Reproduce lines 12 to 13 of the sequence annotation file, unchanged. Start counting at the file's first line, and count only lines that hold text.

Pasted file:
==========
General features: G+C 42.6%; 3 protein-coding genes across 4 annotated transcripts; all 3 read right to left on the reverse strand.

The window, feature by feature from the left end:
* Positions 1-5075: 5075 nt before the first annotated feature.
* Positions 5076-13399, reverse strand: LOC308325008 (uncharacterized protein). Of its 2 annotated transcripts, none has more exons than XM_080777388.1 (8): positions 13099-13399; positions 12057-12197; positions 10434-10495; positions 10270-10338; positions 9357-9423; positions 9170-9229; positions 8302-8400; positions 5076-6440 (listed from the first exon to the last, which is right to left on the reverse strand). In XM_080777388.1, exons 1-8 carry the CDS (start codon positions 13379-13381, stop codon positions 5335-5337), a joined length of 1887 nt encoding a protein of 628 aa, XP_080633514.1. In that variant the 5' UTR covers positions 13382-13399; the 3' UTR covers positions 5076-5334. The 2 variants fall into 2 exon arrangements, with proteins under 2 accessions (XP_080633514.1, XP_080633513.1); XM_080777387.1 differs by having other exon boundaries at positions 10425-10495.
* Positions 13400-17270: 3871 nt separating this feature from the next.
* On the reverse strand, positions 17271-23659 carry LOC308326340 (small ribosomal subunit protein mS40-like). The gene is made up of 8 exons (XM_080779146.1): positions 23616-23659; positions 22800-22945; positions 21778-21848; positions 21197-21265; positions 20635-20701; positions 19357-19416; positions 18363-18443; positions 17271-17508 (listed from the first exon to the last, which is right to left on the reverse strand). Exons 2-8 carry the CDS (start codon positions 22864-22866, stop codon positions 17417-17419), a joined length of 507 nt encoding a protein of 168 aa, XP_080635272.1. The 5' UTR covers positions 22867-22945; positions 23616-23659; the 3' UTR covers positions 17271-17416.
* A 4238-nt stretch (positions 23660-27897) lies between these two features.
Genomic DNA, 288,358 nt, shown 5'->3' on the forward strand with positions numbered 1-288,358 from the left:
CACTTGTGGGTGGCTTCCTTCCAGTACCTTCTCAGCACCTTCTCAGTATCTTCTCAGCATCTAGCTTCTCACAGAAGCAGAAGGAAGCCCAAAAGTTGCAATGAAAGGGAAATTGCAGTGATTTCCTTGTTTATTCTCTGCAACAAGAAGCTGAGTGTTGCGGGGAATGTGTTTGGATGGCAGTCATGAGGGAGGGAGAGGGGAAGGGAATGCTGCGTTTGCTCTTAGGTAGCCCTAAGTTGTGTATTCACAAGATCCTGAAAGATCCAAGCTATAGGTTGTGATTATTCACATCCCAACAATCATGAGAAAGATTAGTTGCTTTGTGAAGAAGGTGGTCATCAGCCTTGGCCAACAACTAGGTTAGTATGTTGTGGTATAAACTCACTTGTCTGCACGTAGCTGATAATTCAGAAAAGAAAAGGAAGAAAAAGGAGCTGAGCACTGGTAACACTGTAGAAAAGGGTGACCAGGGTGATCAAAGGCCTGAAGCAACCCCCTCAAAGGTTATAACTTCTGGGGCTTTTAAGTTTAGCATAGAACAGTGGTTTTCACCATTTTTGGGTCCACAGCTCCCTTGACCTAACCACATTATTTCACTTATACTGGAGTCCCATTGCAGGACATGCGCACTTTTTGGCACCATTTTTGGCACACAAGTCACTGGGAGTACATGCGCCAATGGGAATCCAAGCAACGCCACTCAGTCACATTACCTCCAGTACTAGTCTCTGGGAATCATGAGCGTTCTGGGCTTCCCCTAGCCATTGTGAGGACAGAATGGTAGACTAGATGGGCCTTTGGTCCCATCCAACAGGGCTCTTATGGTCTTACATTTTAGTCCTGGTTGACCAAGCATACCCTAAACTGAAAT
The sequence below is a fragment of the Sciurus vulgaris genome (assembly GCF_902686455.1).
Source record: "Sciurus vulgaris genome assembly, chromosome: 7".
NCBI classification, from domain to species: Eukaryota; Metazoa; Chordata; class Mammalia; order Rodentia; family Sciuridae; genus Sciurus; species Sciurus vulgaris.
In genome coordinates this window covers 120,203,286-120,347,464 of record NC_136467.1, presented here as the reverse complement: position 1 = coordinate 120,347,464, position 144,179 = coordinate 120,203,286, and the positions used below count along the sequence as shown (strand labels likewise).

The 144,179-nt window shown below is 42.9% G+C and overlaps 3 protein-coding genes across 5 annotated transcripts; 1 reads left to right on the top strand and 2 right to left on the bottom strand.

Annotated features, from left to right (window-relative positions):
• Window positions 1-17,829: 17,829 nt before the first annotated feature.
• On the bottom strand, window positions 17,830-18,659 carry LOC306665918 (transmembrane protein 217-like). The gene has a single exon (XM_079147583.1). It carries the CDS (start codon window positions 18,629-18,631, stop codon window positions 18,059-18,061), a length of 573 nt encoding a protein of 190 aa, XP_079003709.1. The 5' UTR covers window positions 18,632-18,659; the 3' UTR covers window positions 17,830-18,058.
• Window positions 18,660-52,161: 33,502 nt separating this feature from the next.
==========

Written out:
NCBI classification, from domain to species: Eukaryota; Metazoa; Chordata; class Mammalia; order Rodentia; family Sciuridae; genus Sciurus; species Sciurus vulgaris.
In genome coordinates this window covers 120,203,286-120,347,464 of record NC_136467.1, presented here as the reverse complement: position 1 = coordinate 120,347,464, position 144,179 = coordinate 120,203,286, and the positions used below count along the sequence as shown (strand labels likewise).